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Old Oct 9, 2009, 5:18 PM   #8
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You are right no doubt, the wildlife photographer must learn manual focus. If you have a camera/lens that the M/AF can be used at the same time is this also a viable option?. I always have my supporting hand on the MF ring. Now moving my camera out of the subject area for even a moment then returning I can get close with AF then tweak almost in an instant with the MF.
There are of course, "workarounds" to this problem. My camera for example has a little switch, which takes off AF and switches to manual. Personally however I have enough distractions. If I was going to strictly shoot from an open beach, dock, or some such situation, I see nothing wrong with simply shooting Auto, although after years of doing this I prefer manual.

On a personal level, I never shoot machine gun style, which is not practical when shooting manual (and although I cast no stones, I'm not a fan of that style in general). But I don't do it because the viewfinder blacks out, a no no when shooting manual.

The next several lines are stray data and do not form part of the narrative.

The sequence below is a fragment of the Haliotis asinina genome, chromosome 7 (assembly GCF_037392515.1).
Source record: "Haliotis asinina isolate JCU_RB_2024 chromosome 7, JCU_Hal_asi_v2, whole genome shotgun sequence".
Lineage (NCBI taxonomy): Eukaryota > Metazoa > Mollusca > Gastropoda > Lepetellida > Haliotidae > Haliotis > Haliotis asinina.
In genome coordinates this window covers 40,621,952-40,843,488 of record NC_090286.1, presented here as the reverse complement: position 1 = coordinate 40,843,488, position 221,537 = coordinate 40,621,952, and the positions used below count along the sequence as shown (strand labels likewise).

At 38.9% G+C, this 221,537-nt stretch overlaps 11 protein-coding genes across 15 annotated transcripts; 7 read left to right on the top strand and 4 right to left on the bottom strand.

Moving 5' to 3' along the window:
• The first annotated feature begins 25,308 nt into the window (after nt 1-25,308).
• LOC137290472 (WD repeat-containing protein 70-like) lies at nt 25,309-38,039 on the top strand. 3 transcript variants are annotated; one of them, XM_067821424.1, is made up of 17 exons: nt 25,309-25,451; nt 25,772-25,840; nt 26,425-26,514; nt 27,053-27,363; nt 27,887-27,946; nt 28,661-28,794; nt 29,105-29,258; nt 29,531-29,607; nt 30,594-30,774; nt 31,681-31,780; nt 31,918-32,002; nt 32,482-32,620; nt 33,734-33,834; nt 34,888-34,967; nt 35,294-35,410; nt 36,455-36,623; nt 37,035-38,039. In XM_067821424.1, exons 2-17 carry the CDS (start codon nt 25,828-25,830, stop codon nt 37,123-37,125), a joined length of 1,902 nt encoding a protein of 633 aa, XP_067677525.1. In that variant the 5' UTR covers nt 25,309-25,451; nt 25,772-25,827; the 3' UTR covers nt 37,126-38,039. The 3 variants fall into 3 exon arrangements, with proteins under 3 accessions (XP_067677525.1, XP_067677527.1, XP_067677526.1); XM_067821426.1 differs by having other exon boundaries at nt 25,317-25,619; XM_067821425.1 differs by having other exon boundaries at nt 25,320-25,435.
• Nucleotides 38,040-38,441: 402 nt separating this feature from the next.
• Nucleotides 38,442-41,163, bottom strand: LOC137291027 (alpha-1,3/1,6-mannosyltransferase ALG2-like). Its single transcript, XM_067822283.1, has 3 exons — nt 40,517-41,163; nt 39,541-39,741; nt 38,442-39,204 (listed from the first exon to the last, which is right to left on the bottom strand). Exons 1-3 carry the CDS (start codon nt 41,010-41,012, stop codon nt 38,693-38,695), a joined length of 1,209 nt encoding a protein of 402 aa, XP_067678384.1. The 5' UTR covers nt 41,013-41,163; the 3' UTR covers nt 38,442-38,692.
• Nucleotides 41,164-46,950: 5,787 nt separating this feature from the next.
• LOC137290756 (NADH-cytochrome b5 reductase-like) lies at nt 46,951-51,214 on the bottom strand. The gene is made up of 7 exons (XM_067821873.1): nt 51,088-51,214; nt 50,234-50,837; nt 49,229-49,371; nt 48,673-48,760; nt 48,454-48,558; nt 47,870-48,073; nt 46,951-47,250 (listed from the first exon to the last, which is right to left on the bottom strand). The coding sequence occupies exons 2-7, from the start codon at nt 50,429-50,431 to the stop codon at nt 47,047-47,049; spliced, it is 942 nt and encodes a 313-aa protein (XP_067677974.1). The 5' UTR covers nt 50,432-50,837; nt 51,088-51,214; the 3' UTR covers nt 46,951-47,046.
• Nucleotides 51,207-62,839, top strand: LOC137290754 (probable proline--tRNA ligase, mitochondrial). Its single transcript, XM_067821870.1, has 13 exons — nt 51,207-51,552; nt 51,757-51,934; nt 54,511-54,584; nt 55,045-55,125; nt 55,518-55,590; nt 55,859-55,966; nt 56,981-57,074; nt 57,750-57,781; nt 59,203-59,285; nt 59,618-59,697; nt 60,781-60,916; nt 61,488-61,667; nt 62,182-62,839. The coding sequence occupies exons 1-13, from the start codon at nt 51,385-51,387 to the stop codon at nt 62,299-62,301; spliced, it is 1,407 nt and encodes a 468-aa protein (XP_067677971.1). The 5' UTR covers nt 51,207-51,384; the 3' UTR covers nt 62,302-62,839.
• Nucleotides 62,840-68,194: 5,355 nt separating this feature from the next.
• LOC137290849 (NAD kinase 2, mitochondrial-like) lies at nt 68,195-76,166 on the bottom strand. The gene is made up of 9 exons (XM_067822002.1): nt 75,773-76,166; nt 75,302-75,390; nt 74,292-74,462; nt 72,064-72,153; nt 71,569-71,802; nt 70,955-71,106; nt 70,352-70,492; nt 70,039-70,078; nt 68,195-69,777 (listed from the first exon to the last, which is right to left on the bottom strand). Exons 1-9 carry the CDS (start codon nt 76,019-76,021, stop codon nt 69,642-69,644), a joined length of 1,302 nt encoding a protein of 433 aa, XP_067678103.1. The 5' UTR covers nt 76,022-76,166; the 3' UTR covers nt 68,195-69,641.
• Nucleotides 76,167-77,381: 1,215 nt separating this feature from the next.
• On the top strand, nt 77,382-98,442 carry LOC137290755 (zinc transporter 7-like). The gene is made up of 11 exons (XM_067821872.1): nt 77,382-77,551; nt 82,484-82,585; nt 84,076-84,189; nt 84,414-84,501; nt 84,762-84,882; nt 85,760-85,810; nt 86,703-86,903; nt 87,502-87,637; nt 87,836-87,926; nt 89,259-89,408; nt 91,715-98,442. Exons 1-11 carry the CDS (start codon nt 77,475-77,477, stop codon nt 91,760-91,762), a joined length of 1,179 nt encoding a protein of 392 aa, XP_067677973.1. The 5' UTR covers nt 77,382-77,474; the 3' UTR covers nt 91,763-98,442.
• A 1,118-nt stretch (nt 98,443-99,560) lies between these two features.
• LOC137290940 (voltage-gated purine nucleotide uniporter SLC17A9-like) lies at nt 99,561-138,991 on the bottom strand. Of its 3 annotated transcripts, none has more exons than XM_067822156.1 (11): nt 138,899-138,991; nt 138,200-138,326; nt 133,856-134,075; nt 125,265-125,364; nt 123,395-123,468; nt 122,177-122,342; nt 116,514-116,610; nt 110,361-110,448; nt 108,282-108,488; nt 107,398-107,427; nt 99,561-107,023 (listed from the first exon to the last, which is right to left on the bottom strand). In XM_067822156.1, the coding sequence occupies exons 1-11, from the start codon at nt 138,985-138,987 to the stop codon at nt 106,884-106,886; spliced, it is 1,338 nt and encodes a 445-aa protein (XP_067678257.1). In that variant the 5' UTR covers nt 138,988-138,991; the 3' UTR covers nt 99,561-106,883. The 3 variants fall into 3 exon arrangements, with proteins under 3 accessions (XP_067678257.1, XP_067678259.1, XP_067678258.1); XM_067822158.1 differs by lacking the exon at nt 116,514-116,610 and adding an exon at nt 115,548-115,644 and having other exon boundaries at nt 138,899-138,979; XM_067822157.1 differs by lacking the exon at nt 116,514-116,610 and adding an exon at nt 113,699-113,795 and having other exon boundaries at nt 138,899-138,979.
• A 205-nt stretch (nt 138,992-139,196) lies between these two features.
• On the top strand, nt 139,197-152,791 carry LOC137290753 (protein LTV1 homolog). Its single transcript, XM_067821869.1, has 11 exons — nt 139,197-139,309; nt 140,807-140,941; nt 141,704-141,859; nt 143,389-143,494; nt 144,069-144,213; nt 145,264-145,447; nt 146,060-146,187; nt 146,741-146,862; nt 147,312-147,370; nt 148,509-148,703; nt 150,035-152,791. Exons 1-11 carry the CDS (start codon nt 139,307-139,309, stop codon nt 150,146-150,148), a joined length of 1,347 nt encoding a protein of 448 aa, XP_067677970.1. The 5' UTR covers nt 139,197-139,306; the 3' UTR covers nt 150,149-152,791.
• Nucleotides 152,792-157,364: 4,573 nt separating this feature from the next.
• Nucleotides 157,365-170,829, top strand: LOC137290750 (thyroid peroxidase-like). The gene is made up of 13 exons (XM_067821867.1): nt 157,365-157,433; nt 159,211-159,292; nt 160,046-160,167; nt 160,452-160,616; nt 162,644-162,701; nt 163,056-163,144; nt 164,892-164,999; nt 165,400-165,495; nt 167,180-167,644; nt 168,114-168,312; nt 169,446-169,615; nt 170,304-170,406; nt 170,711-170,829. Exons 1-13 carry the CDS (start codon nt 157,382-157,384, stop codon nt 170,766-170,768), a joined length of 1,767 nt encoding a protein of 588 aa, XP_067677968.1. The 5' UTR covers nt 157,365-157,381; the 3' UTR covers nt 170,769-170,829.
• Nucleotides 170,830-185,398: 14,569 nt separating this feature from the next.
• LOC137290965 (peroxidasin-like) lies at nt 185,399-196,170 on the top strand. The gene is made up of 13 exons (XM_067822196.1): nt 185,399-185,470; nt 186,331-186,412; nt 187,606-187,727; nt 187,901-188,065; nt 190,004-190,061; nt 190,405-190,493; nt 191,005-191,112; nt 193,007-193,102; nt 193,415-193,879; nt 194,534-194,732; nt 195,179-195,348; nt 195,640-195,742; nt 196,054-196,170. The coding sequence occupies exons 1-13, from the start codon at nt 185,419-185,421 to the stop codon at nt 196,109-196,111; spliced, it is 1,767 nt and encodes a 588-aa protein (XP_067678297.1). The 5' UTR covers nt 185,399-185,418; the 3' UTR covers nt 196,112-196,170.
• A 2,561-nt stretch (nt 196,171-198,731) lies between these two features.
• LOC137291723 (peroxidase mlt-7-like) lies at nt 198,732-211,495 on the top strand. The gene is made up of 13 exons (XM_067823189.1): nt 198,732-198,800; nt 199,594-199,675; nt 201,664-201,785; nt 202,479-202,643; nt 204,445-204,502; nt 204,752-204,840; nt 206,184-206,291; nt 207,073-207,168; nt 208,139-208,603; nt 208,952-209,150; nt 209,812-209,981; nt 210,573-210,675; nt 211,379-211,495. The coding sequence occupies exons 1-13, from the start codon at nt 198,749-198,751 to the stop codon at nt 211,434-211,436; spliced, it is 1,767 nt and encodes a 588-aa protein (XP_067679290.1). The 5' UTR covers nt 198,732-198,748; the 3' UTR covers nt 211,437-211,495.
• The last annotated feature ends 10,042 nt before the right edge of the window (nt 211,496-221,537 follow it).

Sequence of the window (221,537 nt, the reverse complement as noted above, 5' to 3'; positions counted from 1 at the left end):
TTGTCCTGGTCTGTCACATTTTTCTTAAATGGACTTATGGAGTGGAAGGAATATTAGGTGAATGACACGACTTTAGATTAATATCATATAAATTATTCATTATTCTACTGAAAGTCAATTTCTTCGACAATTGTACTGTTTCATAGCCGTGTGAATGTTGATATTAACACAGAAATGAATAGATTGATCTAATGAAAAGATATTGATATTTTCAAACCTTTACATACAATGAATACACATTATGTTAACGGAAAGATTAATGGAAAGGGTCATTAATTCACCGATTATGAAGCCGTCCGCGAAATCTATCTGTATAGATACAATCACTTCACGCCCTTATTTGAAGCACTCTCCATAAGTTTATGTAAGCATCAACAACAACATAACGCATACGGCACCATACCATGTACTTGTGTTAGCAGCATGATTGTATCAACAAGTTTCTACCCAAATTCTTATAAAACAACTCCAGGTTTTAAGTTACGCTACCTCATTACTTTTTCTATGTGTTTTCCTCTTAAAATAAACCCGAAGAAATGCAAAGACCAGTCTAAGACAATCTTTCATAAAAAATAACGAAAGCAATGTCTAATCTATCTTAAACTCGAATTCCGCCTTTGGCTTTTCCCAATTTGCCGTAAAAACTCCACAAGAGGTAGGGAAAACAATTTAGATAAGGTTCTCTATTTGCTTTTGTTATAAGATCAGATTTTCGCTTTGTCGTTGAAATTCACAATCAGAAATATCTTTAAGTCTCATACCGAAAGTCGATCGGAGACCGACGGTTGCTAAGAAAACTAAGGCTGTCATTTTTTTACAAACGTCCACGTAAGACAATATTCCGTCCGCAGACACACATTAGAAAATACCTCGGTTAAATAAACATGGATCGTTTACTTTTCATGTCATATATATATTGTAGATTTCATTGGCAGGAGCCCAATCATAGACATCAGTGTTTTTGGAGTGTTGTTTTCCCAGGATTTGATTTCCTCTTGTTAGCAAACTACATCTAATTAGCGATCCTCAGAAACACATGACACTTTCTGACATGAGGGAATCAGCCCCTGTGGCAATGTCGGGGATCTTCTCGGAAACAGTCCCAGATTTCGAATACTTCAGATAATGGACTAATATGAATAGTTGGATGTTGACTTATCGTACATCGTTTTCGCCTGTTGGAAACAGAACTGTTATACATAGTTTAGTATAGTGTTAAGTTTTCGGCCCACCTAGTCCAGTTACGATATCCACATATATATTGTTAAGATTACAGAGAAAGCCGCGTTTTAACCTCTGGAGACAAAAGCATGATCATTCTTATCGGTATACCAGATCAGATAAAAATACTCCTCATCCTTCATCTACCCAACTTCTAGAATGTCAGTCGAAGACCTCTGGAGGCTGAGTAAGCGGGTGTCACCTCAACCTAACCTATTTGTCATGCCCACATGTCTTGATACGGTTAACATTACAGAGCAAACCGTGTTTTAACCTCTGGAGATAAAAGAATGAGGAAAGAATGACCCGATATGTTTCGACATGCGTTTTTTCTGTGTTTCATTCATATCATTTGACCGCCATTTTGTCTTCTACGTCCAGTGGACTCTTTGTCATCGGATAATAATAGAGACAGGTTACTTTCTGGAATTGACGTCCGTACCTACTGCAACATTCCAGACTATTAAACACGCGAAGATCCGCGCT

Overall however learning how to use you camera and lens in manual mode, even of rarely used, should be a priority of those who take wildlife photography seriously.

Dave
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Old Oct 9, 2009, 9:43 PM   #9
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I admire and respect your ability to capture such stunning photos.

I do, however, believe that auto-focus will allow many people to get stunning photos also, when manual focus is out of the question. As for the ability to shoot through foreground obstacles, auto-focus can achieve great results if one is careful an in a fraction of the time.

These are not as stunning as your examples. The focus may not even be as sharp. But they are an example of the ability of a good auto-focus system to lock onto and keep on the subject of the image in the middle of clutter. Thanks for a great discussion,


Garry
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Old Oct 9, 2009, 10:19 PM   #10
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Nice shots!!!!!

dave